6 thoughts on “Assessing the Johan

  1. I think sometimes we put too much stock in the predictive power of statistics. We’ll look at a guy’s peripherals and say, “Well, he’s due to regress and will therefore have a sub-par second half.” Perhaps. But perhaps the guy’s “luck” won’t run out, and that excessively high strand rate or excessively low (for pitchers) BABIP will remain steady. Sure, the peripherals tell us that so-and-so has been lucky or unlucky, but they don’t necessarily guarantee future results.

    Long story short, Santana may be a good enough pitcher to survive a decline in his velocity and K-rate. Sure it would be better if his fastball was still in the low-to-mid 90s and he was striking out a batter per inning. All things being equal, you’d prefer the guy who makes batters miss the ball. But not every pitcher needs to be overpowering to be successful, and I remain cautiously optimistic that Santana can continue to be a dominant pitcher even without his best stuff. We’ll see.

  2. If his fastball does not improve over the course of the season (as it did in 08 when he was dominant from June on and deserved the cy young), he will undoubtedly regress.

    I am not optimistic that he will continue to pitch to a 3.13 ERA with his current stuff, but I am cautiously optimistic that we haven’t yet seen his best stuff this season.

  3. most of us knew that we were getting the regressing version of Johan when we traded for him (not sure if Omar did… but thats besides the point).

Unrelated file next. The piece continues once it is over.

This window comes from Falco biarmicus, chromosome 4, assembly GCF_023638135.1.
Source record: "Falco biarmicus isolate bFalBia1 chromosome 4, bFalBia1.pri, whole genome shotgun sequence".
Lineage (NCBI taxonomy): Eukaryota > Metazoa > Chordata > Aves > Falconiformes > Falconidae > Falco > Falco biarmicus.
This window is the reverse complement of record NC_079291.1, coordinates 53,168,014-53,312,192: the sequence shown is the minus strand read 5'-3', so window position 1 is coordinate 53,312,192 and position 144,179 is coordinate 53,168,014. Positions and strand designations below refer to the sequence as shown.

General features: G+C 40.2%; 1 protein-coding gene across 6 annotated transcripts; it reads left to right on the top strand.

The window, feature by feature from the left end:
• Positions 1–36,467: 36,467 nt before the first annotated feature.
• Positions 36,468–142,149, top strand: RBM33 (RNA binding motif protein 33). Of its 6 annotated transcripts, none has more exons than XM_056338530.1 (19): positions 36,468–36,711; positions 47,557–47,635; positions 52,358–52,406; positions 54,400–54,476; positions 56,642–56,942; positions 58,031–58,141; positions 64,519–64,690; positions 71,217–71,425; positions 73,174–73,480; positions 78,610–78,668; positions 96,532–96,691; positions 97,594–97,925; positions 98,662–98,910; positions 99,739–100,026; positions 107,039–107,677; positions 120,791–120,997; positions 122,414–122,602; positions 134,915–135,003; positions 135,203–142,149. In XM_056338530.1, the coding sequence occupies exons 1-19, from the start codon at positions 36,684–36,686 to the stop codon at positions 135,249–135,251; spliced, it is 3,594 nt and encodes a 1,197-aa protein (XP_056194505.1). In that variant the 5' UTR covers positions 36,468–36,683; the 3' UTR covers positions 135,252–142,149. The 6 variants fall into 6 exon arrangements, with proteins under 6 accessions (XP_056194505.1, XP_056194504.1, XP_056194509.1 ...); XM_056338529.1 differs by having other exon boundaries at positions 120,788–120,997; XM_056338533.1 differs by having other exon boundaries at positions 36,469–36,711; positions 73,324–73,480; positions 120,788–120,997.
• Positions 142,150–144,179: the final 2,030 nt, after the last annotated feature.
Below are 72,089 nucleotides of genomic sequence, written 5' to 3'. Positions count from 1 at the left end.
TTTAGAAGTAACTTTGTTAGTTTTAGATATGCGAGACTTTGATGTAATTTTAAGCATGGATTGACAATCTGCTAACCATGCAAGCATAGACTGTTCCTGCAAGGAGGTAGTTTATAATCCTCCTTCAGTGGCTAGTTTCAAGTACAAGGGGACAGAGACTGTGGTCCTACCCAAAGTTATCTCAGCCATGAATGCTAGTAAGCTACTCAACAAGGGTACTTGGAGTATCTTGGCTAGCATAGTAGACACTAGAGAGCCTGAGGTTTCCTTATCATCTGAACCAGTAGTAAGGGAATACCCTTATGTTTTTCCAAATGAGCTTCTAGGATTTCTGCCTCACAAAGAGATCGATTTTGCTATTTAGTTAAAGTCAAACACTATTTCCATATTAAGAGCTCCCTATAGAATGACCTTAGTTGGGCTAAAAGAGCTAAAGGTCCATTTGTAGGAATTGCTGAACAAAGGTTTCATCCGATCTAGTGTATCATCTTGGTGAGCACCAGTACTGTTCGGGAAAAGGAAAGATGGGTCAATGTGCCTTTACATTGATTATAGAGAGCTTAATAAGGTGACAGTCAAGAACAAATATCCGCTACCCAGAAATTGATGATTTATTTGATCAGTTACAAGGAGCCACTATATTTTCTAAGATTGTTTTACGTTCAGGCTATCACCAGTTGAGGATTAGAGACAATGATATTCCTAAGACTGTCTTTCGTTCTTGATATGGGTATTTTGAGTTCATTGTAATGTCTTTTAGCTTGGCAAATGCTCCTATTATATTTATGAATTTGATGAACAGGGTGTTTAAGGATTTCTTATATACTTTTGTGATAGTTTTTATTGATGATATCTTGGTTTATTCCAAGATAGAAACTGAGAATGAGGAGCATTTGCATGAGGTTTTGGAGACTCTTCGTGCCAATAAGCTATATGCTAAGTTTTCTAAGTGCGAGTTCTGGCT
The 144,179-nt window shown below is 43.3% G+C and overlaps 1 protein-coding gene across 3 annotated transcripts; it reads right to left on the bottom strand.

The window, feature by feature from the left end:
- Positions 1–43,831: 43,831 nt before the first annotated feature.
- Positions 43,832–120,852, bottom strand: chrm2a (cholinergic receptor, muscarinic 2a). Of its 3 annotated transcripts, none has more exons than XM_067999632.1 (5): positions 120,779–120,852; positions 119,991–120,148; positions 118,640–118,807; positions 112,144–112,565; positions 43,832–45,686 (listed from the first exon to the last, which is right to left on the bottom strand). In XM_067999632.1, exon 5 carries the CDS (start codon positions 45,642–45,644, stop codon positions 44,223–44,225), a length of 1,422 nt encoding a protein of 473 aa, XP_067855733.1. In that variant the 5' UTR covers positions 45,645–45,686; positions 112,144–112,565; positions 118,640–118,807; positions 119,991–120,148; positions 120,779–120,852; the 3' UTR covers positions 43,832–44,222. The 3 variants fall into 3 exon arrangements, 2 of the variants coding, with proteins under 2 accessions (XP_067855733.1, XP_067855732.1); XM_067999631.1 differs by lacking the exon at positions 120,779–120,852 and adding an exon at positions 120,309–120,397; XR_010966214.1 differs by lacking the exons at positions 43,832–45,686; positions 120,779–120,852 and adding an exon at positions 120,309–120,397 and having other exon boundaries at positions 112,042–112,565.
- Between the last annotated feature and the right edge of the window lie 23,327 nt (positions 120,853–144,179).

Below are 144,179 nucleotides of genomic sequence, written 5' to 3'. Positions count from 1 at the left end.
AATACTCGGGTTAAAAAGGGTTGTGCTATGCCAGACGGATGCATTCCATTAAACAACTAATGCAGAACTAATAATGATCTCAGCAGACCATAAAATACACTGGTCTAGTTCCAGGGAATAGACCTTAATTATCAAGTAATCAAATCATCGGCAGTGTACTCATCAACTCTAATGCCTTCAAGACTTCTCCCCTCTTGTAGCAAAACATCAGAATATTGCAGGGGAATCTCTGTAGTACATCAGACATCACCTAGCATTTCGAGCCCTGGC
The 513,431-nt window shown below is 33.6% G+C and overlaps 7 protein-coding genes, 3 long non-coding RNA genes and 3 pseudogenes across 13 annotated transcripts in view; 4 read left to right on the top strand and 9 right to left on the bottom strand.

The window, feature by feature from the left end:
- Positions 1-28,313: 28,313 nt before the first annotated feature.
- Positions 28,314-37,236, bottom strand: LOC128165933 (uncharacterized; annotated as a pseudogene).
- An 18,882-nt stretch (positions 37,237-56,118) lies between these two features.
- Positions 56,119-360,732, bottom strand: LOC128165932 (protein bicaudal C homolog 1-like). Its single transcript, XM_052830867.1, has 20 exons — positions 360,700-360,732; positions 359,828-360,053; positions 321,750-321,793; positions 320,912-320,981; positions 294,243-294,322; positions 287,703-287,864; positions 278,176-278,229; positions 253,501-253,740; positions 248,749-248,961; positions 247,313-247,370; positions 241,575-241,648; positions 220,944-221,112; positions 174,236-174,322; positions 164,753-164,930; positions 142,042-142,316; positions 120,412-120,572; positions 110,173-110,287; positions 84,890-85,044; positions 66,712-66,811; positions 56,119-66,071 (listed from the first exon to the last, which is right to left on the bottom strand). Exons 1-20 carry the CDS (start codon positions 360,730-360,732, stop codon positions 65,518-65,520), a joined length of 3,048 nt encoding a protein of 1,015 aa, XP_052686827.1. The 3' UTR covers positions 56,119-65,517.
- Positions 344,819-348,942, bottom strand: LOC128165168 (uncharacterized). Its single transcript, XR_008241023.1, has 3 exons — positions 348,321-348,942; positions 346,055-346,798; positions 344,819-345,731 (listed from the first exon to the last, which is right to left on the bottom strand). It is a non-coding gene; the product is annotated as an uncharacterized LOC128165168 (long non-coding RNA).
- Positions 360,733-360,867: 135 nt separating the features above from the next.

It makes sense that in the ballpark the mets play in, and what is normally (save last year) a very good D behind him… along with declining MPH on his fastball he would “learn” how to pitch to contact. He is no dummy, and I am sure recognizes his declining skills much more then we do. A normal to even good pitcher may not be able to make the adjustments, but a great pitcher like Johan can.

    I may be wrong, but this reminds me of Pedro and Smoltz. Both of whom threw hard and as their careers came to an end, they started to pitch more and was able to maintain for a few more years as a very good pitcher.

    If Pelf can keep it up and take over as a #1 pitcher, Johan can move down in the rotation and be one of the best #2’s in the league.

    • I don’t necessarily disagree with your premise that Johan can adopt and I wouldn’t be surprised to see his fastball gain some velocity in the second half, but he is a two-pitch pitcher (fastball/change- up) unlike Pedro and Smoltz, who had far better better breaking stuff. And Pedro was still consistently in the 90’s until he went on the DL in 06.

  4. I think the biggest thing for Johan is he needs to work in that third pitch more often, needs the show me slider to keep guys thinking, he is still working fastball to changeup, that and he really has not had the dipsy-do change working yet this year, the bugs bunny one that looks like he just threw a wiffle ball.